2010 October NH Woods Report

Archery deer, and small game season have been underway in full swing now for several weeks, and so far for me it’s been different from the past several years. I like to spend most of my time in the Strafford/Barrington area and this year so far has had some changes.

                                                     DEERI wasn’t too concerned with this years bucks only the first two weeks change. I usually don’t hunt much before October any year, and with the Indian Summer weather the latter part of September I got out just 2 times. Both days were in the upper 60s and 70s and there wasn’t much moving except me trying to swat the swarms of mosquitoes. I feel bad for anyone that took vacation time to hunt the first two weeks as the weather was more favorable to beach days and motorcycle riding than deer hunting unless you like wearing camo short sleeve shirts and shorts. While there were some bucks reported it seems to have been a slow start.

One of the first things I noticed this year are the conditions resulting from the lack of rain this past summer. The woods were very dry making looking for tracks difficult. Most all the tiny mountain streams were bone dry, and some of the larger beaver ponds had a little water left in them, many of the smaller ones were empty, especially if it was dependent on stream water to keep it full. The past 2 North Easters in early October have helped, there is a little water flowing again, but the forest floor itself remains pretty desert like. It’s been a windy month making tree stand hunting miserable, but on the flip side most of the early foliage has fallen making deer movement a little easier to find in the deep leaves This also bodes well for the rifle season as with less leaves on the trees the visibility will be good, and hearing deer moving will be easier for the stand hunters. The places I have found the most activity so far have been around the best water sources. I think deer like to get a good drink after feeding all night, so I place many of my stands around beaver ponds. This early morning tactic has worked well for me in past years, and with the low water conditions it should narrow down the spots where they will be headed in the early AM before bedding down.

                                            SMALL GAMEIn my area two species seem to be missing, partridge and wood ducks. If it’s the lack of water or food supply I don’t know but all season I have seen 1 partridge and no wood ducks. The once full ponds are usually teeming with woodies this time of year, so much so in the past it was hard not to bring along the shotgun for some good waterfowl hunting. I can only surmise that either it’s the lack of water and food, and the ducks have taken a different rout for migration, or it was a bad year for nesting and they have raised their broods elsewhere.

I have been told the partridge hunting in northern Maine is good this year, so I ‘m not sure what’s up with the birds in central southern New Hampshire. I have seen no beech nuts, and I have to wonder what effect the drought has had on the birch tree buds. Lack of good food and having to compete with the turkeys may have had some effect on them. Turkeys are everywhere! I’ve seen huge flocks every morning in the fields, and have found where they’ve been scratching in all the hardwoods looking for nuts and seeds. Last week I observed a flock of 20 + birds scratching around my tree stand while I waited for an afternoon buck to wander by. A note to archery turkey hunters. Study the vital zones on these birds well as it is smaller than you think. Turkeys may look huge due to their feathers, and a poorly placed arrow will either wound the critter or pass through only those feathers leaving your expensive arrow sticking out of the ground for the rest of the flock to peck at as they walk away. (This really happened to me)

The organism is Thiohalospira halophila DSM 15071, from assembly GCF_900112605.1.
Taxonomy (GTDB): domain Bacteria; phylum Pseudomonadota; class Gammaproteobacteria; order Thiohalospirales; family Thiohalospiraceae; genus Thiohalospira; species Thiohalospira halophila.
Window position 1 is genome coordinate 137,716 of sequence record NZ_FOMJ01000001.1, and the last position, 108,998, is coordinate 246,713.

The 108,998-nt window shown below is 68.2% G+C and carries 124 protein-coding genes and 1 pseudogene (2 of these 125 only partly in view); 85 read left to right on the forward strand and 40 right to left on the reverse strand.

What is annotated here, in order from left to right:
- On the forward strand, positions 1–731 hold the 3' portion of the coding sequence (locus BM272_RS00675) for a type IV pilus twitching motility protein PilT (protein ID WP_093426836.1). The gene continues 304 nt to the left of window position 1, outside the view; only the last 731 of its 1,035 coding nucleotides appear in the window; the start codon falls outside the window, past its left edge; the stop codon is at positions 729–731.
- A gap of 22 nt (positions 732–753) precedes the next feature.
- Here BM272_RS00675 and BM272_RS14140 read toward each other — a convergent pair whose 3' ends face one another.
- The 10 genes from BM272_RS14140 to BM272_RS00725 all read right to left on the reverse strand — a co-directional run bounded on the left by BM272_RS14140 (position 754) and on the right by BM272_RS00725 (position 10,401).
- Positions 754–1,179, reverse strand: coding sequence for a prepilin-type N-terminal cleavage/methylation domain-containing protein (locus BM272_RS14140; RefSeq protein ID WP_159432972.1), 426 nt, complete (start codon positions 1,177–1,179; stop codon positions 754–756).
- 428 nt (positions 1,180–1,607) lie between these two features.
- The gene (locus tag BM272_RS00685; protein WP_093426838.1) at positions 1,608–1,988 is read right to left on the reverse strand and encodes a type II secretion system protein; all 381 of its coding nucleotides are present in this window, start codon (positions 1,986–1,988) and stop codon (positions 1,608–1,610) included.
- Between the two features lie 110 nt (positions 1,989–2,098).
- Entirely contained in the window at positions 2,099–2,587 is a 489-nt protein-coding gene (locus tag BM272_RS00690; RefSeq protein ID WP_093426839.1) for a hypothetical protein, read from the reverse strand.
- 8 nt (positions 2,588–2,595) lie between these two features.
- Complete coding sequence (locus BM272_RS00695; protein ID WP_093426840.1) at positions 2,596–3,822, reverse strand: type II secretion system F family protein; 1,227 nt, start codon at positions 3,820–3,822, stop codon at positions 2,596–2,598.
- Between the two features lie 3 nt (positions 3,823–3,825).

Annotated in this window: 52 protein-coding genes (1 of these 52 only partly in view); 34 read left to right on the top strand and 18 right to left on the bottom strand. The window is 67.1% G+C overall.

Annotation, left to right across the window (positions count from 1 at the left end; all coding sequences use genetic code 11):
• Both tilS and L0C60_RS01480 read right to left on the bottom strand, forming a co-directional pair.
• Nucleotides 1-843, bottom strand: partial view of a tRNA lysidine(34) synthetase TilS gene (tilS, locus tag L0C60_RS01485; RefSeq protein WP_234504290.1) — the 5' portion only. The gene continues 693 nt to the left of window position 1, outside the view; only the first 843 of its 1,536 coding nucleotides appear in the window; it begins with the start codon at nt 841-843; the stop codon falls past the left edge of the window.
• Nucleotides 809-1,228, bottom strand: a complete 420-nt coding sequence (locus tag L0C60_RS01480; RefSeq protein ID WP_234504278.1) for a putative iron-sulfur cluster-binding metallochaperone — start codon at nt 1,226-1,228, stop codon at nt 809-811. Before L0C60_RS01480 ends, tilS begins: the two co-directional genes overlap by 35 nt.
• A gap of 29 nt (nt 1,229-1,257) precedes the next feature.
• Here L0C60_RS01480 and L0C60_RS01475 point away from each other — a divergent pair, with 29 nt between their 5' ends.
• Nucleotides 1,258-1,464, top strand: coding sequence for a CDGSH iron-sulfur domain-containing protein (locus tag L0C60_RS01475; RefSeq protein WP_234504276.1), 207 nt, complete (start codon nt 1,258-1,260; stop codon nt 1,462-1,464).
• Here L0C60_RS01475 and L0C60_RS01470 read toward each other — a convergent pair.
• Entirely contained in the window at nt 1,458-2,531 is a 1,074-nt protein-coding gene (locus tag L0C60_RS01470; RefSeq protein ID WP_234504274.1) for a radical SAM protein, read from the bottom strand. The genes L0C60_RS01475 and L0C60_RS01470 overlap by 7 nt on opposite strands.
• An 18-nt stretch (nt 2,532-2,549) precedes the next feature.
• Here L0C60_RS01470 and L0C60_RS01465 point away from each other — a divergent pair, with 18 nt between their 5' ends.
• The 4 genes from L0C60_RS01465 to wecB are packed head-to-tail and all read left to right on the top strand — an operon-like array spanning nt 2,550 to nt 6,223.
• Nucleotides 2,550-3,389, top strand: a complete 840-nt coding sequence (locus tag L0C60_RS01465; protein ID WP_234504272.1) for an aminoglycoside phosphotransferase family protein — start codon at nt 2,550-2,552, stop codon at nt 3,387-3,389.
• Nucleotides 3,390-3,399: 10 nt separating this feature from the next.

The other small game animal that is plentiful are gray squirrels. Their abundance is another temptation to multitask and pack the .22 for a limit of these tasty critters. Nobody hunts them much anymore and I can’t understand why. They are a clean animal and make a great meal. This would be a great way to introduce young hunters to the sport, or spend some time with “older”hunter friends as it can be done with a .22 or 410 shotgun, and you don’t have to put in loads of time walking long distances. Pick a nice comfortable place to sit among oaks and pines in early mornings and late afternoons and you will be surprised how easy it is to limit out. Cleaning them is a snap. Make a slit in their fur across the middle of their back, insert two fingers on both hands and pull in opposite directions and the skin will peel right off. Then simply chop off the feet, tail and head, slit the stomach cavity to gut them and you’re done. I like to quarter them and soak them in salt water over night, then brown them in a cast iron skillet and pop them into a slow cooker with some veggies and wine for a great stew.

That’s it so far this year. Keep in mind the dry conditions and be careful with fires and smoking materials while afield, and good luck.

Capt Don

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Get Well Rocky

Captain Rocky Gauron, Owner of Gauron Fishing Fleet Had a heart attack this past week and is at Portsmouth Regional hospital. I haven’t  Gotten all the information yet except he is stable. I’ve known Rocky for years, he’s a stand up guy and wish him well and a speedy recovery.

D.

Good Luck Renada

Where ever you are.